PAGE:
Applied Statistics Lesson of the Day – The Independent 2-Sample t-Test with Unequal Variances (Welch’s t-Test)
March 13, 2014 Leave a comment
A common problem in statistics is determining whether or not the means of 2 populations are equal. The independent 2-sample t-test is a popular parametric method to answer this question. (In an earlier Statistics Lesson of the Day, I discussed how data collected from a completely randomized design with 1 binary factor can be analyzed by an independent 2-sample t-test. I also discussed its possible use in the discovery of argon.) I have learned 2 versions of the independent 2-sample t-test, and they differ on the variances of the 2 samples. The 2 possibilities are
- equal variances
- unequal variances
Most statistics textbooks that I have read elaborate at length about the independent 2-sample t-test with equal variances (also called Student’s t-test). However, the assumption of equal variances needs to be checked using the chi-squared test before proceeding with the Student’s t-test, yet this check does not seem to be universally done in practice. Furthermore, conducting one test based on the results of another can inflate the probability of committing a Type 1 error (Ruxton, 2006).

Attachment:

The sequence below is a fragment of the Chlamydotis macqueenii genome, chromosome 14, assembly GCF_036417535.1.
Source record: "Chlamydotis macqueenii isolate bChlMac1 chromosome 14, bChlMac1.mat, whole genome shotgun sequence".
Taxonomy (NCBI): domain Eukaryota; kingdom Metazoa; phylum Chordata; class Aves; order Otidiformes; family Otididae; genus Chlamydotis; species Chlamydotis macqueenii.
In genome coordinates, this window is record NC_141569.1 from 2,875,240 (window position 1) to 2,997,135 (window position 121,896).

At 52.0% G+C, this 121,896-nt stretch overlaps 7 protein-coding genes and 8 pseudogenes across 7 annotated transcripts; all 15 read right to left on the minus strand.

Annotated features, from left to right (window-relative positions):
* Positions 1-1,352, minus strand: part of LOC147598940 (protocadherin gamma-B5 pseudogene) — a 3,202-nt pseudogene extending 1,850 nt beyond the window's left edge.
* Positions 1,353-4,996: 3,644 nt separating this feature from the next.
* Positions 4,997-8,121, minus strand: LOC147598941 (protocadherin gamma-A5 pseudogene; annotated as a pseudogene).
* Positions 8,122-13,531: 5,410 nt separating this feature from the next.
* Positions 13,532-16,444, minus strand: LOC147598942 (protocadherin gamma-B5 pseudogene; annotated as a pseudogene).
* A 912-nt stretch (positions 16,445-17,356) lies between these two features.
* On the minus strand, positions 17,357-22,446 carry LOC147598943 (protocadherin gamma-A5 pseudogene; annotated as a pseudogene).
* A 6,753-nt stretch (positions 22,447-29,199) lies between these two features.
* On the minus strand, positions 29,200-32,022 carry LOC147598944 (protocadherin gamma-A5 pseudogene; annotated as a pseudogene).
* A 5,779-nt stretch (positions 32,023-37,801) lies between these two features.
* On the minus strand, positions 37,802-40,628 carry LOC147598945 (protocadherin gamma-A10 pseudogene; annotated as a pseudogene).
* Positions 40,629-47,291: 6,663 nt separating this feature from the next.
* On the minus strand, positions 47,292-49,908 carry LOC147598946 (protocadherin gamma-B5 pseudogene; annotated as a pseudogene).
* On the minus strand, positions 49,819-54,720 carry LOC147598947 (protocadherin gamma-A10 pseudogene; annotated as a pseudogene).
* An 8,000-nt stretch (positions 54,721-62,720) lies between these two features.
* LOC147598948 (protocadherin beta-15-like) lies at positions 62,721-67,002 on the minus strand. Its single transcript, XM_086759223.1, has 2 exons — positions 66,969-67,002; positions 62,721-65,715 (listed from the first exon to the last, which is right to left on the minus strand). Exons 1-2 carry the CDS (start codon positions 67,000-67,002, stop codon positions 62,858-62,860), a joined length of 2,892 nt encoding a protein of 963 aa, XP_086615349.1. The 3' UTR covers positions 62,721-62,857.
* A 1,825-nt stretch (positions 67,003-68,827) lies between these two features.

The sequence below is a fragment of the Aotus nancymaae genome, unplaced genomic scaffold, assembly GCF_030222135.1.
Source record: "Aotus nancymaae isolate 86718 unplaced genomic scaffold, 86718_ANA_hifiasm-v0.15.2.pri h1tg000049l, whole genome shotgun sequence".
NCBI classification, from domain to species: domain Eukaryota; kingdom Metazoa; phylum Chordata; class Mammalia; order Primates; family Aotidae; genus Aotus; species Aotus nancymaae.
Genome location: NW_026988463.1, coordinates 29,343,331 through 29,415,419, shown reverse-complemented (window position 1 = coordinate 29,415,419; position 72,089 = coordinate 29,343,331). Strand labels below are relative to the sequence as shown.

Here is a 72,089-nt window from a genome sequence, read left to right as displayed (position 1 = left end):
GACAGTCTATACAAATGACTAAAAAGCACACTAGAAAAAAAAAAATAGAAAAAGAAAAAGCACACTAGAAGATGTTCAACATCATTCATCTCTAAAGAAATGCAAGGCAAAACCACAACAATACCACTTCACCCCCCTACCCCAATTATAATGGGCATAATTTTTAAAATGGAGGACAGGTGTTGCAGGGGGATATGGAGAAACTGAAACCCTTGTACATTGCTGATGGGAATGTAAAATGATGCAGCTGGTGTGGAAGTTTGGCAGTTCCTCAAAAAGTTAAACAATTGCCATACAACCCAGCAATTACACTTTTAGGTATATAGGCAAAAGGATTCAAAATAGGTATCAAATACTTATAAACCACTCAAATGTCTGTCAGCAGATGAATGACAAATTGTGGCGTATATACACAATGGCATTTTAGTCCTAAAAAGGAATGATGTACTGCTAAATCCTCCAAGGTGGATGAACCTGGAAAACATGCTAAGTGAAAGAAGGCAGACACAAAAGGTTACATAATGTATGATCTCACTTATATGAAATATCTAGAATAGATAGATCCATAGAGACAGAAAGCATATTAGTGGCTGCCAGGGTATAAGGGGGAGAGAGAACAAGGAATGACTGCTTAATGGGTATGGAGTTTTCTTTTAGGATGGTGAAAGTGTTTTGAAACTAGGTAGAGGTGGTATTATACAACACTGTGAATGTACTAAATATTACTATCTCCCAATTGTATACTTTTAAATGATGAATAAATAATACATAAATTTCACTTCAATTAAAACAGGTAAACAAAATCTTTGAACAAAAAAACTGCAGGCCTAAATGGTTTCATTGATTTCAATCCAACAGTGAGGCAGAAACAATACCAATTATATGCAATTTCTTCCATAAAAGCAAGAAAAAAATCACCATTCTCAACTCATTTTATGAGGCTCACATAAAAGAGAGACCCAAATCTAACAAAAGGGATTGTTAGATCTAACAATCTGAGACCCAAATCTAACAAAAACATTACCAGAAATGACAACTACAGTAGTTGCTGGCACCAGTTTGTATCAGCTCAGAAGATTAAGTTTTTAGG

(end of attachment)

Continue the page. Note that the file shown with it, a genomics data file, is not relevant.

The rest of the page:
Some books give due attention to the independent 2-sample t-test with unequal variances (also called Welch’s t-test), but some barely mention its value, and others do not even mention it at all. I find this to be puzzling, because the assumption of equal variances is often violated in practice, and Welch’s t-test provides an easy solution to this problem. There is a seemingly intimidating but straightforward calculation to approximate the number of degrees of freedom for Welch’s t-test, and this calculation is automatically incorporated in most software, including R and SAS. Finally, Welch’s t-test removes the need to check for equal variances, and it is almost as powerful as Student’s t-test when the variances are equal (Ruxton, 2006).
For all of these reasons, I recommend Welch’s t-test when using the parametric approach to comparing the means of 2 populations.
Graeme D. Ruxton. “The unequal variance t-test is an underused alternative to Student’s t-test and the Mann–Whitney U test“. Behavioral Ecology (July/August 2006) 17 (4): 688-690 first published online May 17, 2006